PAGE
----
In a recent case, the First District Court of Appeals for the State of Florida issued an opinion in an appeal involving a claim for compensability of hypertension and heart disease brought under section 112.18, Florida Statutes (2019), commonly known as the “heart-lung statute.” The appellant, a law enforcement officer, filed a claim for compensation under the heart-lung statute and was denied by his employer, Florida Highway Patrol, which is the appellee. The Judge of Compensation Claims (JCC) denied the appellant’s claim, finding that he failed to satisfy “disability,” a prerequisite for compensability of occupational disease under the law. After the denial, the appellant appealed the decision.
The appellant was hired by the Florida Highway Patrol in 2001 after undergoing a pre-employment physical. In 2008, he was diagnosed with hypertension after consulting a doctor for headaches and redness in the face he was experiencing. At that point, the appellant was restricted from working for a few days and prescribed medication. He did not file workers’ compensation paperwork and did not pursue a workers’ compensation claim. Then in early 2019, while visiting a hospital to investigate a vehicle crash, the appellant asked a nurse to check his blood pressure. The nurse informed him that his blood pressure was high, and recommended he consult a doctor.
The next day, the appellant met with his personal doctor and alerted his employer. The employer then scheduled an appointment for him with a cardiologist, Dr. Gupta, for evaluation. At his first appointment with Dr. Gupta, his blood pressure was 160/96, and described by the doctor as “uncontrolled.” Dr. Gupta diagnosed him with hypertension and obesity, changing his medication and recommending an echocardiogram (EKG). At that point, Dr. Gupta did not take him out of work, assign work restrictions, or refer him to the hospital. The appellant returned to Dr. Gupta in February for his EKG and planned to report to work immediately after the appointment. Dr. Gupta changed his medication again, counseled him on obesity and lifestyle changes, and recommended a stress test. He also requested that Friesen remain in the waiting room for ten to fifteen minutes for the medication to take effect and lower his blood pressure. The appellant waited fifteen minutes and his blood pressure improved. Again, no work restrictions were assigned. After continuing to work full time, in mid-February, his employer issued a Notice of Denial, asserting that hypertension or heart disease must be accompanied by disability to be compensable. The appellant then filed a Petition for Benefits, requesting workers’ compensation benefits.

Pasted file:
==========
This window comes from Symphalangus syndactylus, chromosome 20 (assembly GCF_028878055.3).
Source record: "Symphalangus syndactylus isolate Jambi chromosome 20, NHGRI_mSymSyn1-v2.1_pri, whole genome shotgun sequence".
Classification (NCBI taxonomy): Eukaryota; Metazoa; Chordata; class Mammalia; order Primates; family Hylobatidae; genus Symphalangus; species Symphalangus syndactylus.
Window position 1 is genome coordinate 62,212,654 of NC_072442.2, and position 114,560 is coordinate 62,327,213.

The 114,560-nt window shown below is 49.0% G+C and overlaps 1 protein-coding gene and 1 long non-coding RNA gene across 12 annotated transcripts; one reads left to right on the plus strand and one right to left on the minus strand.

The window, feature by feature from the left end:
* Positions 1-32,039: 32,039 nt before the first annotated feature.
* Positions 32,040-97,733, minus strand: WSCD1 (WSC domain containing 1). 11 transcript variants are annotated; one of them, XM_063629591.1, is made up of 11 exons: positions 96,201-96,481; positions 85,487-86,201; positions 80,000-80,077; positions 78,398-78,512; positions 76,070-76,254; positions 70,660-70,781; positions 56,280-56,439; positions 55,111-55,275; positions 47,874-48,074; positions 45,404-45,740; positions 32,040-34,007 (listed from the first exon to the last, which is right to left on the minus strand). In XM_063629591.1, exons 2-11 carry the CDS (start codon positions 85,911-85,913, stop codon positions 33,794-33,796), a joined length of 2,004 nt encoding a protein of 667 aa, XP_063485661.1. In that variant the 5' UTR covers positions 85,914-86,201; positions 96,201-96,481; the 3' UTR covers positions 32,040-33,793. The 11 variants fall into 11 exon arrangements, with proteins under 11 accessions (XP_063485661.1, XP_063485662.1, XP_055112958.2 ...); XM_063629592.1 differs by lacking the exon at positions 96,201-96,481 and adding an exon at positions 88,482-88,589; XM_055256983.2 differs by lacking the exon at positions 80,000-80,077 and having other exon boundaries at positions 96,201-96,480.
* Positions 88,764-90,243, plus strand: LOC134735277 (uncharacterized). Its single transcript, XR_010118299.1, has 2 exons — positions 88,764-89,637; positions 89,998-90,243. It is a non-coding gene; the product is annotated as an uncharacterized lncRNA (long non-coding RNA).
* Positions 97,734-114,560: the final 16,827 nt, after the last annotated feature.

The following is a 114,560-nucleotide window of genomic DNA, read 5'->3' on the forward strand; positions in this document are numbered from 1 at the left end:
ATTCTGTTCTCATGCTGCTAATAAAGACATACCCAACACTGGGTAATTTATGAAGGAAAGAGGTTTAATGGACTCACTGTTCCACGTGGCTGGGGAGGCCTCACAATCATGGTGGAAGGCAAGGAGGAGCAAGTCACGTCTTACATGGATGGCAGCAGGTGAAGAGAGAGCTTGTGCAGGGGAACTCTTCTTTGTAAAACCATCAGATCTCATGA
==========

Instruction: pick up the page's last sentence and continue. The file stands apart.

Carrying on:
The JCC found the appellant to not have a disability, and the appellant moved for a rehearing and requested to vacate the final compensation order. The JCC rejected the motion, affirming the initial decision, and the appellant subsequently filed an appeal. On appeal, he argued that the JCC erred by: (1) concluding that there was no evidence that he was incapacitated, either totally or partially, from performing his employment; (2) misconstruing the law of disability as applicable to the heart-lung statute; (3) misinterpreting the testimony of his doctor and concluding that his opinion was a retroactive, speculative opinion which was contrary to the facts; and (4) ignoring the uncontroverted medical guidelines and facts establishing disability.
The appellate court affirmed the lower court on the fourth issue without comment and addressed the additional arguments in turn. The appeals court consolidated the first and second arguments on appeal to whether Dr. Gupta’s instruction for the appellant to wait in his office for the medication to take effect rendered him “disabled” for the purposes of the law. On this issue, the court disagreed, upholding the lower court decision. Subsequently, the appeals court found no reversible errors in the lower court decision, affirming it in full.
Have You Suffered Injuries While at Work?
If you or someone you love has suffered from a workers’ compensation or work-related injury in Florida, the lawyers at Friedman Rodman Frank & Estrada can help you understand your rights and the remedies available to you. Our team of attorneys has successfully advocated for workers throughout Florida for 46 years. Expenses and injuries sustained at work can quickly become overwhelming, and having an experienced roster of workers’ compensation attorneys by your side can make a world of difference for your claim. Contact our team at 305-448-8585 to schedule a free and no-obligation initial consultation with a workers’ compensation lawyer at our office.